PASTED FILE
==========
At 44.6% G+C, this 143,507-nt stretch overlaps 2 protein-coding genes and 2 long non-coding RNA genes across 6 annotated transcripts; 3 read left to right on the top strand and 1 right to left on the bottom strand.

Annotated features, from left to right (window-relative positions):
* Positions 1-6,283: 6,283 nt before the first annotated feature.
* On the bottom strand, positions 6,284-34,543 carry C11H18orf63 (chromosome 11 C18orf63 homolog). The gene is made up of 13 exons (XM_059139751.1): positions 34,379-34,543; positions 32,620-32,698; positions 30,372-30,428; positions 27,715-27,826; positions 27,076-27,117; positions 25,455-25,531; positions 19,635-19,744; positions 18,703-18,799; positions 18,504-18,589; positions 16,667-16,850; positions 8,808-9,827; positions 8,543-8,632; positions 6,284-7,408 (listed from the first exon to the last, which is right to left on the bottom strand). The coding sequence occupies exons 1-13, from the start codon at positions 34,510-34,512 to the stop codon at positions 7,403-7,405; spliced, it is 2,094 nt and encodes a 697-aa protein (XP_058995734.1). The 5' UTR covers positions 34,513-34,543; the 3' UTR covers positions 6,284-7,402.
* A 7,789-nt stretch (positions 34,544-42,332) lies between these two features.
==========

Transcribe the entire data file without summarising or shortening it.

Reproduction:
At 44.6% G+C, this 143,507-nt stretch overlaps 2 protein-coding genes and 2 long non-coding RNA genes across 6 annotated transcripts; 3 read left to right on the top strand and 1 right to left on the bottom strand.

Annotated features, from left to right (window-relative positions):
* Positions 1-6,283: 6,283 nt before the first annotated feature.
* On the bottom strand, positions 6,284-34,543 carry C11H18orf63 (chromosome 11 C18orf63 homolog). The gene is made up of 13 exons (XM_059139751.1): positions 34,379-34,543; positions 32,620-32,698; positions 30,372-30,428; positions 27,715-27,826; positions 27,076-27,117; positions 25,455-25,531; positions 19,635-19,744; positions 18,703-18,799; positions 18,504-18,589; positions 16,667-16,850; positions 8,808-9,827; positions 8,543-8,632; positions 6,284-7,408 (listed from the first exon to the last, which is right to left on the bottom strand). The coding sequence occupies exons 1-13, from the start codon at positions 34,510-34,512 to the stop codon at positions 7,403-7,405; spliced, it is 2,094 nt and encodes a 697-aa protein (XP_058995734.1). The 5' UTR covers positions 34,513-34,543; the 3' UTR covers positions 6,284-7,402.
* A 7,789-nt stretch (positions 34,544-42,332) lies between these two features.